Murderers, rapists and violent criminals could escape prosecution following a "bizarre" legal ruling.
The ruling, made by a district judge at Salford Magistrates' Court and backed by the High Court, means an end to the practice of releasing people on bail and calling them back for further questioning later - a common practice in most major inquiries.
Police forces can no longer put anyone out on bail for more than 96 hours without either being in a position to charge or release them.
After the four days is up, officers can no longer question suspects and can only re-arrest them if they have new evidence, the ruling says.
Police chiefs have been left baffled by the "bizarre" ruling and both the Association of Chief Police Officers (Acpo)and the Crown Prosecution Service are currently considering the ramifications for forces across England and Wales.
Sir Norman Bettison, former Merseyside chief constable and now chief constable of West Yorkshire Police, said: "This means unless this is overturned police can no longer put anyone out on bail for more than 96 hours without either being in a position to charge or release.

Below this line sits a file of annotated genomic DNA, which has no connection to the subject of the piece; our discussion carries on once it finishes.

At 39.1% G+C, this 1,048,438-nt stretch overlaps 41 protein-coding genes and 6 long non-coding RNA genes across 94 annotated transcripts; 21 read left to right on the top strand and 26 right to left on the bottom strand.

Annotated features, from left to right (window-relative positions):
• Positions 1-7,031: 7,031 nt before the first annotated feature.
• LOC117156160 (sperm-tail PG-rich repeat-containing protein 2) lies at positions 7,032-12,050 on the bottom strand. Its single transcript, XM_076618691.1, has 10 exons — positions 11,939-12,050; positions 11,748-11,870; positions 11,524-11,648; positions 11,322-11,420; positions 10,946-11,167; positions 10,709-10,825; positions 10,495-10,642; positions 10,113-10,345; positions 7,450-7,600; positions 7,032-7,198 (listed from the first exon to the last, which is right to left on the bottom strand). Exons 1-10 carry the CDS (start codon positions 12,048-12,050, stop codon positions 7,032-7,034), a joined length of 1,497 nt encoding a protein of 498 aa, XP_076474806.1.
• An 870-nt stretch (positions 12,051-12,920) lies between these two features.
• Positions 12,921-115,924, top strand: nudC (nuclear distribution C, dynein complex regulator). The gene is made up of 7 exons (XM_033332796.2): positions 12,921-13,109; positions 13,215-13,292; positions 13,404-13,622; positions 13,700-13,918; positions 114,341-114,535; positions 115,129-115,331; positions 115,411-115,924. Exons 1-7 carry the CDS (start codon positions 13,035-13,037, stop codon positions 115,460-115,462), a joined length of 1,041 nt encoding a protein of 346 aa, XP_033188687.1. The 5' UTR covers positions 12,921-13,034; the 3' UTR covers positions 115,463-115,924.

"It's on the verge of a disaster now because the question being asked by my custody sergeants is, 'What do we do, boss?'
"I cannot countenance turning people away from the charge office and telling them all bets are off and they are free to go."
Merseyside Police said that as of yesterday, there were 2,984 people out on bail across the county.
A statement by Acpo said: "This ruling has a profound impact on how the police have investigated crime under a legal framework interpreted and used during the last 25 years.
"Unless overturned, the indications are is that police can no longer put anyone out on bail for more than 96 hours without either being in a position to charge or release.
“We are working in partnership with colleagues across the criminal justice system, including the Crown Prosecution Service and Home Office, to determine a sensible way forward and seek to reduce any immediate impact.
"Chief officers have significant concerns as to the effect it will have on policing.”
Home Secretary Theresa May said: "I think this is a matter of great concern. We're working with Acpo at the moment and looking at a number of possibilities as to how we can advise the police on this issue.
"There may be an opportunity to appeal this decision. We are also looking at whether or not it's necessary to introduce legislation in order to deal with this issue.
"We are conscious of the concerns this judgment has brought in terms of operational policing." SOURCE